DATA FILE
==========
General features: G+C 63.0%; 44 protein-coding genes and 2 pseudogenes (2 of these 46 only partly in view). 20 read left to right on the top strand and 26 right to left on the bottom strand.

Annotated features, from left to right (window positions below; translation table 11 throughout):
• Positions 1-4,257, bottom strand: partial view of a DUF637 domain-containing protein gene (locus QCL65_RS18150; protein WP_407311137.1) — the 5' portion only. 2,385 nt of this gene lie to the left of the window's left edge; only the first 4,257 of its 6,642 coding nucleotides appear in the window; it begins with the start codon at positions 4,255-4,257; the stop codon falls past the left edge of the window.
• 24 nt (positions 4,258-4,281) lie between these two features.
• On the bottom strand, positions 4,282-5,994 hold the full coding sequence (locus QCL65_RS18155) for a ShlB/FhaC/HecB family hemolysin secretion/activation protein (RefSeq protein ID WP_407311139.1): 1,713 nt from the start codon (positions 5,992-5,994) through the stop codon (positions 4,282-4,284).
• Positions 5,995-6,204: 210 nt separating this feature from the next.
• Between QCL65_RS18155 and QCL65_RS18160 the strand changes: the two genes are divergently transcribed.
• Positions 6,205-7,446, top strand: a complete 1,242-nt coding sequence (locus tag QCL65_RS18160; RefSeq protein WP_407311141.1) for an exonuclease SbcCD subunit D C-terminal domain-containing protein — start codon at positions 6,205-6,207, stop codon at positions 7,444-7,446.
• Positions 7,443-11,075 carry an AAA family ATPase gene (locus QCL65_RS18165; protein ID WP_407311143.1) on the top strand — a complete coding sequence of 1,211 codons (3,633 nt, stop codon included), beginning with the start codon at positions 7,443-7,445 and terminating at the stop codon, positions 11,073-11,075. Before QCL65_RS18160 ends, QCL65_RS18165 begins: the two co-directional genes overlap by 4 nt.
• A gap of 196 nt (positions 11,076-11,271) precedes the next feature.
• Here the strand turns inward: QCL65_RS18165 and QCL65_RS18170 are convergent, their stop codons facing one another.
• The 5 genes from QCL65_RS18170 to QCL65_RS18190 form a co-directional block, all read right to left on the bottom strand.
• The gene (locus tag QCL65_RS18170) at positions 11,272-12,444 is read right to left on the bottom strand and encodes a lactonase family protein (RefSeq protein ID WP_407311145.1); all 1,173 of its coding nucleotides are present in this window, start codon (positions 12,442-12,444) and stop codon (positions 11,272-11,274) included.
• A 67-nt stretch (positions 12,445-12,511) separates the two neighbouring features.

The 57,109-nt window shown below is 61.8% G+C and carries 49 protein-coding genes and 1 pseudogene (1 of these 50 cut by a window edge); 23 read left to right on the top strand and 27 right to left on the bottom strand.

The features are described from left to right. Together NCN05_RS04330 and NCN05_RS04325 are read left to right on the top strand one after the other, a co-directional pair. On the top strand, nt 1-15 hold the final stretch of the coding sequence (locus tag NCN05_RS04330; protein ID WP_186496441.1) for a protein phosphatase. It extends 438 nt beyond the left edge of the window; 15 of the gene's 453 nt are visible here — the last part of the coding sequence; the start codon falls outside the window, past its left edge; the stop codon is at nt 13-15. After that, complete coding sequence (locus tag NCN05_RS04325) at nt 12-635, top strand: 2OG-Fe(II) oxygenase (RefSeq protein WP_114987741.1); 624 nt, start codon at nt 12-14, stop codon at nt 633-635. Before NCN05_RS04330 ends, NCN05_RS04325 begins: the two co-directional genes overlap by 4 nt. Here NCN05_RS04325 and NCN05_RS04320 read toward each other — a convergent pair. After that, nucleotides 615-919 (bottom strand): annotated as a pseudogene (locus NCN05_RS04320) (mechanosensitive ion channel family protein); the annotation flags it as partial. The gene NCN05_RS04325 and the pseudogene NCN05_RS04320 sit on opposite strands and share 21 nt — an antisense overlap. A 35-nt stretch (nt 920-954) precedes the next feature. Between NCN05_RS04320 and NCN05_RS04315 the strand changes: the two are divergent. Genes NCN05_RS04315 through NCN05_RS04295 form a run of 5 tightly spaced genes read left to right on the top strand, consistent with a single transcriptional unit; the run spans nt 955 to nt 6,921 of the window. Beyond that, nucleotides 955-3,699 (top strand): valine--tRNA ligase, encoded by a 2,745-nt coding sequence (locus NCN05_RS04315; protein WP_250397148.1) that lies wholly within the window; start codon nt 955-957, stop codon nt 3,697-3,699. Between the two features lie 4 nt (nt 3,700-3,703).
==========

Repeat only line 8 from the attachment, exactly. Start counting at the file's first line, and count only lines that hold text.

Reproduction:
• Positions 6,205-7,446, top strand: a complete 1,242-nt coding sequence (locus tag QCL65_RS18160; RefSeq protein WP_407311141.1) for an exonuclease SbcCD subunit D C-terminal domain-containing protein — start codon at positions 6,205-6,207, stop codon at positions 7,444-7,446.